I passed my PMP with a “Proficient” score in all the 5 Knowledge Areas, in my very first attempt. Here’s my PMP exam prep lessons that I hope will help people preparing for the exam.
1. Start with a Plan.
Plan on what to read, Plan on your study schedule, Plan on your exam date. Keep your plan brief so that you are able to stick to it.
2. Keep your studies simple and focused.
Read ONE book thoroughly, following all instructions in the book to the dot. Use the PMBOK guide as a reference guide all long. It is not essential to read / study more than one book / same book twice, if your first reading is thorough. But this may not be true for you, so kindly decide what works for you.
3. Attempt mock exams
..especially the Simulators that offer 200 questions to be answered in 4 hours (without a pause). It prepares you for the real test, in every aspect.
4. Review & analyse your mock exam results.
As mentioned earlier refer the PMBOK guide all along while understanding your results. This approach reaffirms your understanding of concepts and you’ll feel more confident answering questions on the exam.
5. Join a forum to raise queries / doubts
Make sure you read about experiences of other PMPs. Very soon you’ll be the one to help others out.
6. Prior experience working in a project team is a valuable knowledge asset.
Also read: How a ‘PMP coach’ can help your PMP prep
Here’s how I did PMP exam prep
In Jan ‘13, I joined PMI as a member with intent to appear for the PMP exam soon. I had commenced my studies with the PMBOK guide but wasn’t able to progress due to increasing commitments on the work & family front and also due to the PMBOK writing style. In my opinion the PMBOK writing style doesn’t encourage reading since it doesn’t explain the content in simple terms…………well at least not in the earlier chapters. My studies just ended abruptly.
In Nov ‘14, I decided to re-start my studies. However based on the learning from my past experience, I decided to take-on a simple-to-read book and bought Rita Mulcahy’s PMP Exam Prep – 8th Edition.
I read Rita’s book once thoroughly over a period of 3-4 months, taking all the tests at the end of each chapter; I couldn’t devote more than 1 – 2 hours each day. While reading through this book, I also browsed the internet to check other tools & means of studying / understanding………..something which could guarantee me success in the PMP exam. Of the many websites I browsed, Shiv Shenoy’s PM Exam Smart Notes (PMESN) was the most appealing.
In early Mar ’15, I joined Shiv’s PMESN blog. Through his blog Shiv had explained all the major concepts in brief & simple-to-understand language. Shiv also had made sincere recommendation to try the PM Prepcast & PM Exam Simulator. I decided to follow Shiv’s recommendations after a free trial.
By mid-Mar ’15, I scheduled my PMP exam. I fixed the exam date for 23-Jun-15 after taking into consideration external influences (work, family, etc.) that could impact me in any way during the one week before the exam.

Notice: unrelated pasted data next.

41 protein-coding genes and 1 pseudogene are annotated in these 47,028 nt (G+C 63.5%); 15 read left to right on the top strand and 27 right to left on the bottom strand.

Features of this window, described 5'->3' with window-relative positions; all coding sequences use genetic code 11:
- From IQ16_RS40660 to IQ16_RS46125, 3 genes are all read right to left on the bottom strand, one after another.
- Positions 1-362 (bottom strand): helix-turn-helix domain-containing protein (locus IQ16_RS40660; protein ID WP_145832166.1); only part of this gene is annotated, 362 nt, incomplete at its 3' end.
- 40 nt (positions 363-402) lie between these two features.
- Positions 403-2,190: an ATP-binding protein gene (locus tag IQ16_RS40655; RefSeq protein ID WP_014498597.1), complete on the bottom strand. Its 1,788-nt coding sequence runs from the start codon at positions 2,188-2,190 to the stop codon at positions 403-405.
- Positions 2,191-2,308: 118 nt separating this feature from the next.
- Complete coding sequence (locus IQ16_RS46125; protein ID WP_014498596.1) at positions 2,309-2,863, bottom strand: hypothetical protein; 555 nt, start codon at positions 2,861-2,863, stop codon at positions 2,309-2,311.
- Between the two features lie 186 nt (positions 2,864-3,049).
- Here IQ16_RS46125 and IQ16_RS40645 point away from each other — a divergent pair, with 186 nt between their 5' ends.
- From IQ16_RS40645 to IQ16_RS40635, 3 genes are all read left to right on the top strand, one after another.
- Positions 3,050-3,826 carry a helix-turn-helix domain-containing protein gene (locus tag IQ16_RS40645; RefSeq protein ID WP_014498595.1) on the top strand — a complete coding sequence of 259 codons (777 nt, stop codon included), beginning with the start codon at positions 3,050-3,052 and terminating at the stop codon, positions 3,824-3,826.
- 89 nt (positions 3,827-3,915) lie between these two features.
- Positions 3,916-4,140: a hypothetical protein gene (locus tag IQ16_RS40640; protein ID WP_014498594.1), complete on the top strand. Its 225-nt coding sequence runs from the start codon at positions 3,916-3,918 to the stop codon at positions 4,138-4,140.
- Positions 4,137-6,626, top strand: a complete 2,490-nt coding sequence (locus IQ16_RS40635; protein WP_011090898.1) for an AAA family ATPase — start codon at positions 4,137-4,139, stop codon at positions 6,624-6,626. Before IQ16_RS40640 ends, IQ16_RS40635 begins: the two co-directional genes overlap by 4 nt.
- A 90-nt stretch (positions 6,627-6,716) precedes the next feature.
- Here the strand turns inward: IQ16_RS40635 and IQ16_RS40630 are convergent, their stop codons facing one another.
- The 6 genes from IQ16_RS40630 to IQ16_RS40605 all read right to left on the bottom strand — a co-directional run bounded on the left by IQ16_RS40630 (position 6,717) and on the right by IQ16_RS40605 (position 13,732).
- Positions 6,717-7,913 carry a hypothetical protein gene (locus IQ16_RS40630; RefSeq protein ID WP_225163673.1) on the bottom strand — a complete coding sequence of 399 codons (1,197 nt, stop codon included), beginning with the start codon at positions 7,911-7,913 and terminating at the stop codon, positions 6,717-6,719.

By mid-Apr’15, I had purchased both the PM PrepCast & PM Exam Simulator & began listening to the podcasts every day. It took me quite a while to complete listening all of the podcasts. I believe, I must have followed every tip in the podcast right from sequencing the chapters to listen, to visiting the Prometric exam centre a week before the exam day, to taking the exams at the end of each Knowledge Area, etc.
One week before the exam day, I took off from work. I had completed listening to all podcasts and was now ready to activate my purchase of the PM Exam Simulator. Every morning I took one of the nine exams offered in the Simulator & by afternoon I would be analyzing the results. It took me more time to analyze the results. I not only reviewed questions where I had answered incorrectly, but also looked at my correct answers, just to ensure my understanding was aligned.
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Day of the exam!
On 23-Jun-15, after resting well the night before, I reached the exam centre one hour before my scheduled exam time; my exam was scheduled at 9:00 AM. The trip to the exam centre a week before had made me aware of all logistical issues that I would have had to deal with, had it been my first trip. I had kept the required identification documents ready overnight.
After all necessary checks, I was guided to my desk where I would take the PMP exam online. Once the online instructions were done, I commenced my brain-dump. My brain-dump was limited to listing all the processes from PMBOK in the same order and writing all the mathematical formulas for Earned Value analysis.
I started with quite a few questions being marked for review, but steadily began to answer subsequent questions. There weren’t many ITTO related questions, although many were situational & quite a few required math. I maintained my speed as I had during the mock exams. I believe the tests in the Simulator fell somewhere between at par & slightly tougher than the real PMP exam.
I had 45 minutes for reviewing all my answers; I completed my exam well before time.
After taking the survey, at the end of the exam, the screen displayed a message congratulating me on passing the exam!. Before leaving the exam center I was handed a result sheet which stated my proficiency levels. I was extremely delighted to notice then that I had achieved “Proficient” result in in each of the 5 Knowledge Areas.
A note of thanks
A few primary contributors to my PMP exam prep success whom I wish to convey my heartfelt thanks:
- Cornelius Fichtner & his team for PM PrepCast & PM Exam Simulators. These immensely helped with my preparation for the PMP exam.
- Shiv Shenoy for his PMESN blog. The notes on his blog are extremely good revision tools. Also I wouldn’t have learned about PM PrepCast had it not been for Shiv!
- PMBOK Guide & Rita Mulcahy’s PMP Exam Prep
- Friends & Family for their motivation & sacrifices.
Narayan Shanbhag, PMP